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This is when some of us become vulnerable to the development of addictions, which provides a way of hiding or covering up this pain.
We essentially learn to be addicted as a way of coping with past trauma.
How can a traumatic event or set of events from earlier in life create a present desire to scarf down cookies, drink wine every night, or partake in other obsessive behaviors?
The answer lies in how our brains and bodies record experience and respond to life situations.
The addictive substances or activities can actually feel as if they are needed in order to survive.
After all, for those of us with past trauma, addictions are exactly how we survived psychologically and emotionally for many years.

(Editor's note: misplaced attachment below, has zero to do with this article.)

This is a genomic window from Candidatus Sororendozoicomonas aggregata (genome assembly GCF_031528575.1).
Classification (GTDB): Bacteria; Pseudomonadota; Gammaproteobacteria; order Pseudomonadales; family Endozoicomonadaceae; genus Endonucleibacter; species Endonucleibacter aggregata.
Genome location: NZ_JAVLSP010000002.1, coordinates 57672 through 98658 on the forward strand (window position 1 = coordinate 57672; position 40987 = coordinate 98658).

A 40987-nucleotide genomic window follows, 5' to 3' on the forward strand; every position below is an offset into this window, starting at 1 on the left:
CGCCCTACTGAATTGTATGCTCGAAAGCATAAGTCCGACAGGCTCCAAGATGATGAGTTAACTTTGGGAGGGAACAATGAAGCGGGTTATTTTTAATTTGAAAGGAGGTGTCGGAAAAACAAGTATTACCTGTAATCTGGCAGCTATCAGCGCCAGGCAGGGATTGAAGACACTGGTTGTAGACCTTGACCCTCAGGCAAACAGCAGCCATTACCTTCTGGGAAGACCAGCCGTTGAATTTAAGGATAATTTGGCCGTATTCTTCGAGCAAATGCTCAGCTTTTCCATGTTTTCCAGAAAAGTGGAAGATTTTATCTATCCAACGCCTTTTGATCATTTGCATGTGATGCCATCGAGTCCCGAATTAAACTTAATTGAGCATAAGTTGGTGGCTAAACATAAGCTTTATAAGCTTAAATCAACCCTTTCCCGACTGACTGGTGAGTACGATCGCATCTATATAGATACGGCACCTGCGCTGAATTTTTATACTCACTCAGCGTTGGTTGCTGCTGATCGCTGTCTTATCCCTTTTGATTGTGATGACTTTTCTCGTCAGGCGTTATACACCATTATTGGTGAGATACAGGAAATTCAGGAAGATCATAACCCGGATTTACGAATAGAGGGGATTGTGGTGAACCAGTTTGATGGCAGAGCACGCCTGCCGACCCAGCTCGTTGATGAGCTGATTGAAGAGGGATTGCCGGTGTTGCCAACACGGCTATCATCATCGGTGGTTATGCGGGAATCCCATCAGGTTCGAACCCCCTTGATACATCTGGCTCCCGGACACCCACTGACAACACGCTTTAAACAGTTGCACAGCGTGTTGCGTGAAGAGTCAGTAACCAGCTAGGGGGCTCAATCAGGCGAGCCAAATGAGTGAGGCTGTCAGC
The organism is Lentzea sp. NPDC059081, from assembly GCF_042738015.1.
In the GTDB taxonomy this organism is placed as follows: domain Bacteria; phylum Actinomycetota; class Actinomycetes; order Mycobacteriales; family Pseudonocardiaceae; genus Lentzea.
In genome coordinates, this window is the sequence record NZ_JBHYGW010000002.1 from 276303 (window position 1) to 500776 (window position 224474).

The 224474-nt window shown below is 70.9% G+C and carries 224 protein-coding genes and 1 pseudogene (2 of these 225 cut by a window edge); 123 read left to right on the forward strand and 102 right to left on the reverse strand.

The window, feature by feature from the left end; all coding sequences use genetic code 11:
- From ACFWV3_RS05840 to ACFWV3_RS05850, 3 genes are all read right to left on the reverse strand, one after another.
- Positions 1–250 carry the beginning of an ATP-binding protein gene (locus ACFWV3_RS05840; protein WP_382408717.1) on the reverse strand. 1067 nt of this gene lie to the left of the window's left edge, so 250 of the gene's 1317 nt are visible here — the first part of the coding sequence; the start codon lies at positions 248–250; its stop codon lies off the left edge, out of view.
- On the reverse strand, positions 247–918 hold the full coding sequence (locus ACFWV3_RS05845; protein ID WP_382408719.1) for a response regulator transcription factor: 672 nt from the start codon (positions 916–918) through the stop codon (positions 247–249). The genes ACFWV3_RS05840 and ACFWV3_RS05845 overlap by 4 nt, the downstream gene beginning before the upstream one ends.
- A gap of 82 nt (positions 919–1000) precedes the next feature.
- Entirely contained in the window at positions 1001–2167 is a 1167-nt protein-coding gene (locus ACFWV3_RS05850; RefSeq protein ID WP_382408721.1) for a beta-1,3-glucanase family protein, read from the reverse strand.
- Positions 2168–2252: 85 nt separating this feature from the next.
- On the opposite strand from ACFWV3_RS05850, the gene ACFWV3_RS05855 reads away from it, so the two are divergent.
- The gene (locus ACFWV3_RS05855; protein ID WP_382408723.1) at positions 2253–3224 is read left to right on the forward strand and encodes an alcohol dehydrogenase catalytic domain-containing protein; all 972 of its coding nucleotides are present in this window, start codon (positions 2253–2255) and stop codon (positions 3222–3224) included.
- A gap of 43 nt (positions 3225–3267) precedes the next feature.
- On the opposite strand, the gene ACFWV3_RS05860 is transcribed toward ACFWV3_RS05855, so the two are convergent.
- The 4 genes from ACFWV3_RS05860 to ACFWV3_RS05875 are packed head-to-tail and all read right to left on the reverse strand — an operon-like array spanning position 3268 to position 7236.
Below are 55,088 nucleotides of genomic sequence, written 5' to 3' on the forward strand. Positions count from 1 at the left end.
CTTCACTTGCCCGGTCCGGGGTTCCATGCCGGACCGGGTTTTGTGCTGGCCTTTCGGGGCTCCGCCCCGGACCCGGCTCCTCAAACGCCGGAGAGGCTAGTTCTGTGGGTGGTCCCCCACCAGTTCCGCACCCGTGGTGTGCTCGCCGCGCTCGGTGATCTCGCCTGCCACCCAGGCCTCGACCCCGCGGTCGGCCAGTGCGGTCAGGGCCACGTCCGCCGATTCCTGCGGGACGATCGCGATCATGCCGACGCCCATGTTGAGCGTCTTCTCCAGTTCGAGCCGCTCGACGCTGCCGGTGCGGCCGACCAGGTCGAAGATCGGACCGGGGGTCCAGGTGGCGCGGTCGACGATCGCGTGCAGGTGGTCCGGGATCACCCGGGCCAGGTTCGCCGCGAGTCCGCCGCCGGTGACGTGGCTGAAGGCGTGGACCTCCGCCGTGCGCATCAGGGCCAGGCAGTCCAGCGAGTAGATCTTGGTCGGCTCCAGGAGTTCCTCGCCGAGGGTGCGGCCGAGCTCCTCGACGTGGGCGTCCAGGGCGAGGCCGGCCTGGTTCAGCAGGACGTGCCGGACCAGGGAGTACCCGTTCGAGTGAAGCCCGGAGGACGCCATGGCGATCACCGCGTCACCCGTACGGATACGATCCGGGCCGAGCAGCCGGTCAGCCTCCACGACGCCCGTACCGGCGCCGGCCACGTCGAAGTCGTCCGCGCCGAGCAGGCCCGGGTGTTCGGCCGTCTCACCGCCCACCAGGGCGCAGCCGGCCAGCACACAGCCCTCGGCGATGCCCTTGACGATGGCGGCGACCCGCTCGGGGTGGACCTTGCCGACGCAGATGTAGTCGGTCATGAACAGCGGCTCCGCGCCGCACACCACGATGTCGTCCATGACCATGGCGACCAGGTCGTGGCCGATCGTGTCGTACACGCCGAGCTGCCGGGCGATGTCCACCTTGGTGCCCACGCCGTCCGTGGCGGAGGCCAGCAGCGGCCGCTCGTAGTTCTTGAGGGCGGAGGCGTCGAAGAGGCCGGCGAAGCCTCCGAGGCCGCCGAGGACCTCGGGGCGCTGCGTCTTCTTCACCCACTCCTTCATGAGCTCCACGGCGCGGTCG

If a person is suffering from addiction, the answer is not always as simple as just quitting, moderating or making better judgments.
If the events are too much to handle at any point in life, we may naturally look for ways to protect ourselves from having to experience this pain over and over.
Because this learned process carries so much power in our lives, recovery from addiction may be very difficult – and, in some cases, impossible – unless the underlying trauma is dealt with effectively.
Researchers and addiction specialists are finding more and more evidence that addiction is quite often linked to psychological and emotional trauma from earlier in life.
The science of neuroplasticity tells us that our brains are not static, unchanging organs, as was once believed.
From the time the brain begins to develop in utero until the day we die, the connections among the cells in our brains reorganize in response to our changing experiences.
This dynamic process allows us to learn from – and adapt to – different events in our lives.